3 – You live in a country of opportunity so take the risk. Make a leap of faith every once in a while and if you don’t succeed it’s ok. Try again. Or try something else. Your options are limitless only to your own fear. That’s right even you who is in the “pits of life” —living off a friends couch;laid off work; barely making ends meet; working so much you only work,sleep, and eat. Cusco is such a great reminder of how blessed we are and how much we take for granted. Let me paint you a picture. As we go by town after town of dusty buildings I see shacks and small cubes as homes; stray dogs all over; young kids walking by the streets alone for long stretches; little three wheel carts for taxis; clothes hanging to dry on lines outside of each home; elderly ladies hunched over permanently from years of carrying loads of corn and quinoa on their back; pay phones as likely many here can’t afford cell phones and certainly not the treasured iPhone we would all surely die without. We found out that many of these smaller towns don’t even have running water.
They are farmers and live off their crops and animals. Life here is simple at best and a lot of hard work. We drove by towns with kids playing soccer and sitting outside drinking Inca Cola and chatting, waving at the tour buses constantly running through their town. That is their life. Full time. And I doubt if their kid grows up and doesn’t want to grow corn or take care of the family llamas s/he has too many other options. How blessed are we?! Even when we go through hard seasons where we work too much or make not enough or lose a job. We have the ability to change our livelihood. To redirect our path and our limitations are only as big as our fears. Cusco was a great reminder of the endless possibilities and opportunities we have. Here’s few extra tidbits of advice for those interested in visiting Cusco and the Machu Picchu area.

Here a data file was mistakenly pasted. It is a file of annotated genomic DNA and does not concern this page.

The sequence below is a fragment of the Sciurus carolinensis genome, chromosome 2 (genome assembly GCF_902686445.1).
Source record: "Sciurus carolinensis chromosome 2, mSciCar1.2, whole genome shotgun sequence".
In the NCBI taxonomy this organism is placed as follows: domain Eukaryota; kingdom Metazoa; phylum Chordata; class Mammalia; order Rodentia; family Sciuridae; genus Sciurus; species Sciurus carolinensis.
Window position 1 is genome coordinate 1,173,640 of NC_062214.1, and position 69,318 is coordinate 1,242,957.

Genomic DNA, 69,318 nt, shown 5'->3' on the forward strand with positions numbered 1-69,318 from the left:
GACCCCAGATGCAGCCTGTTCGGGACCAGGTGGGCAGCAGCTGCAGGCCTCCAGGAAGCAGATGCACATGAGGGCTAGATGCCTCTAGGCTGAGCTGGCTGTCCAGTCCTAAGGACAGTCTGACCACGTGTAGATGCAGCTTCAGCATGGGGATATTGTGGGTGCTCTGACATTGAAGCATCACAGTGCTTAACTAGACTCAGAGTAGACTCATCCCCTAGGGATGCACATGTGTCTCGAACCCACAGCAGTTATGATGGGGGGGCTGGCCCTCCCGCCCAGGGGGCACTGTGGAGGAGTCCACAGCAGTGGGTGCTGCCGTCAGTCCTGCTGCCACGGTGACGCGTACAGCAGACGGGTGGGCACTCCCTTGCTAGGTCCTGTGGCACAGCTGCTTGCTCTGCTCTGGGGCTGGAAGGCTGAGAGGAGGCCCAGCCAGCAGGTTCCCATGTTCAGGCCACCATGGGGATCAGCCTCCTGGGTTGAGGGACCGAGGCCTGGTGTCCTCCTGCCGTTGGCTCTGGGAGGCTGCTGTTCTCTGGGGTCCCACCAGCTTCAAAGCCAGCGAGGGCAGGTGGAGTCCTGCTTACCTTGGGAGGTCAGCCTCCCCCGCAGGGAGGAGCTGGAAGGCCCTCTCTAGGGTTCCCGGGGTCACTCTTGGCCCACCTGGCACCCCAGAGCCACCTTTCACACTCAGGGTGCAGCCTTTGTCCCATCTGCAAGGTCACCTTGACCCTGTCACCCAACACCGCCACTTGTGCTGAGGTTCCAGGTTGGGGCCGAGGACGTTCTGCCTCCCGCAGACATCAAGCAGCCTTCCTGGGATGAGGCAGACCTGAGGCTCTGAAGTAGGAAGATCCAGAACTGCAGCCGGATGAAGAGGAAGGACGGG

4- Waynu Picchu is amazing and priceless to hike with views for days
but if you want to add a little extra physical challenge go the extra to Temple of the moon. It says its an additional 3-4 hr hike but we did the whole thing including the initial Wayna Picchu in roughly 2:30, as fairly in shape 30somethings.
And PS—the natives have larger lungs than you (our tour guide told us this little fact) so while they may seem slightly less physically fit and a foot shorter, do not try to race them up the mountain, you may win but you will spend the next 5 minutes gasping for oxygen while they take a nap waiting for you to recover
5- Reading or sleeping in the hour plus rides to/from anything in Cusco is impossible. Between the speed bumps in towns, slowing down for dogs in the street, and curving around mountains it’s a quick recipe for even the most solid of stomachs to be forced to look out the front window instead of catch up on sleep or a book.